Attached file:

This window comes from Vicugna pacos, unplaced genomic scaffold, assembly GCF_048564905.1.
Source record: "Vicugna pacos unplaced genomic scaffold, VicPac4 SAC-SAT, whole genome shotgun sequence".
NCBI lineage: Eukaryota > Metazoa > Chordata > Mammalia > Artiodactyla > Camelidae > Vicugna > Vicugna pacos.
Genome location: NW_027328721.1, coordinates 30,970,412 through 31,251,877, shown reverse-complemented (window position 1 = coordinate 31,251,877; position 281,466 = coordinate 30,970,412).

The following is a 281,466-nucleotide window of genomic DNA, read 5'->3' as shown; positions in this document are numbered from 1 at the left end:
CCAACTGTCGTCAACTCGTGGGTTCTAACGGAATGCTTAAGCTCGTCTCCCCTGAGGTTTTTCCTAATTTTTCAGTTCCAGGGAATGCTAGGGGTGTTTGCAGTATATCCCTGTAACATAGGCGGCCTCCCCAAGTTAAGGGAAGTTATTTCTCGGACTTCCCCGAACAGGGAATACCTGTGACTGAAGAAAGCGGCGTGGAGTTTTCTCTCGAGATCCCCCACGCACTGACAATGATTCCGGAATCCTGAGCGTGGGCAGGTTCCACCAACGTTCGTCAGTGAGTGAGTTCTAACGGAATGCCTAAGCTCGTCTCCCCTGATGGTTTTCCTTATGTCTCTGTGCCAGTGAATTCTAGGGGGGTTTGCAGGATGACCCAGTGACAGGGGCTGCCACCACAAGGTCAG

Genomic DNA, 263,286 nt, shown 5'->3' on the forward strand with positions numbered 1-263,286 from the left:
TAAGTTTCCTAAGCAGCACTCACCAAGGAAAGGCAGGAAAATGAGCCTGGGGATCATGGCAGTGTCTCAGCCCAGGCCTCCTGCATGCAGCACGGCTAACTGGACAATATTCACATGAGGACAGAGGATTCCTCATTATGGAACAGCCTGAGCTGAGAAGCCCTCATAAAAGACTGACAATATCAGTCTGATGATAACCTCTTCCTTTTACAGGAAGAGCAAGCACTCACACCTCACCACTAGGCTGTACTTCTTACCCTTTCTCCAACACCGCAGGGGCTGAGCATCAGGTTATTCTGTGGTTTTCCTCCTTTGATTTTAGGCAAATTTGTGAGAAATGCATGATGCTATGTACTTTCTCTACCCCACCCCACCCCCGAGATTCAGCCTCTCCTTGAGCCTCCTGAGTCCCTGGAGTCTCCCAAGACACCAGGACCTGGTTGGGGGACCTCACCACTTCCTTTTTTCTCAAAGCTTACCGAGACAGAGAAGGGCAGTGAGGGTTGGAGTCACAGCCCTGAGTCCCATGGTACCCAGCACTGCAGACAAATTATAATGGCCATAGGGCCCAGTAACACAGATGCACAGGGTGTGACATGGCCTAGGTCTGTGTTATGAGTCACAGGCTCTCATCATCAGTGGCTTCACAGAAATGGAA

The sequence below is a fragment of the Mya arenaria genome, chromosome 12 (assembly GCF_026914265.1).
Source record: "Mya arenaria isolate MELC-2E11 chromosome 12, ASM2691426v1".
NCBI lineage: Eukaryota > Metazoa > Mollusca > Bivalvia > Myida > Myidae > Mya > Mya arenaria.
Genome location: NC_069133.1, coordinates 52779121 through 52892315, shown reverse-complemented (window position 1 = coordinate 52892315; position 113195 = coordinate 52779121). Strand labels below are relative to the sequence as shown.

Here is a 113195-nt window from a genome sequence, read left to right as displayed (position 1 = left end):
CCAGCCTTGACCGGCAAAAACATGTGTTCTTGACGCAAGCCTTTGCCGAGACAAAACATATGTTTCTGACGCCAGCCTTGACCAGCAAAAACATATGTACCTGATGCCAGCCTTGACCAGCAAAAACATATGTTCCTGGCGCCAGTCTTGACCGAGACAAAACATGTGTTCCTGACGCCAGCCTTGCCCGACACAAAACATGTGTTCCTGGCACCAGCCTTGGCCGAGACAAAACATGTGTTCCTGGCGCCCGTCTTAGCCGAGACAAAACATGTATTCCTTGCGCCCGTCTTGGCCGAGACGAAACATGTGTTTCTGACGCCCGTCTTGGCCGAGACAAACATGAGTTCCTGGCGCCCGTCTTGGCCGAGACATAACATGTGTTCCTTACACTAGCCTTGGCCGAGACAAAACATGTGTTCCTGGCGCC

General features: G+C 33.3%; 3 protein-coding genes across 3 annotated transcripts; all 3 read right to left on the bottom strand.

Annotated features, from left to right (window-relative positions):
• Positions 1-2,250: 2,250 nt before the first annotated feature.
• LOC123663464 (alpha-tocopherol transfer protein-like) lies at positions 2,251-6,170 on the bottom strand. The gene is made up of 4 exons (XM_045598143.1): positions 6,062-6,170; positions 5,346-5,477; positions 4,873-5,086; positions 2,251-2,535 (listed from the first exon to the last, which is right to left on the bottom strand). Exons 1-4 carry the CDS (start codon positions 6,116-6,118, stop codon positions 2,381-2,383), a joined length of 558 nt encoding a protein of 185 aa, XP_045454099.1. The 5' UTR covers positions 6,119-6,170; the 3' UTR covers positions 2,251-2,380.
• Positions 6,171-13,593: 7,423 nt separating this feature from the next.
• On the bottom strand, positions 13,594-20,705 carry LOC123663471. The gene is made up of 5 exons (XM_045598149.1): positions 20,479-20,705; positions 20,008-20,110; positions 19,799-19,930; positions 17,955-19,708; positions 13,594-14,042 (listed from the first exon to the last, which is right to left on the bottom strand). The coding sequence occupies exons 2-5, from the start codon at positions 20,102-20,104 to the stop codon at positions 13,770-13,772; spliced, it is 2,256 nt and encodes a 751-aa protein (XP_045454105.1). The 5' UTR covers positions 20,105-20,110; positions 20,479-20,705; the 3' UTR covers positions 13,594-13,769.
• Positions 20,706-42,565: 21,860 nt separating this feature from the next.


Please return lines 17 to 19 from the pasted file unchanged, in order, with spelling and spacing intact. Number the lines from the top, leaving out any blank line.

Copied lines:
• Positions 1-2,250: 2,250 nt before the first annotated feature.
• LOC123663464 (alpha-tocopherol transfer protein-like) lies at positions 2,251-6,170 on the bottom strand. The gene is made up of 4 exons (XM_045598143.1): positions 6,062-6,170; positions 5,346-5,477; positions 4,873-5,086; positions 2,251-2,535 (listed from the first exon to the last, which is right to left on the bottom strand). Exons 1-4 carry the CDS (start codon positions 6,116-6,118, stop codon positions 2,381-2,383), a joined length of 558 nt encoding a protein of 185 aa, XP_045454099.1. The 5' UTR covers positions 6,119-6,170; the 3' UTR covers positions 2,251-2,380.
• Positions 6,171-13,593: 7,423 nt separating this feature from the next.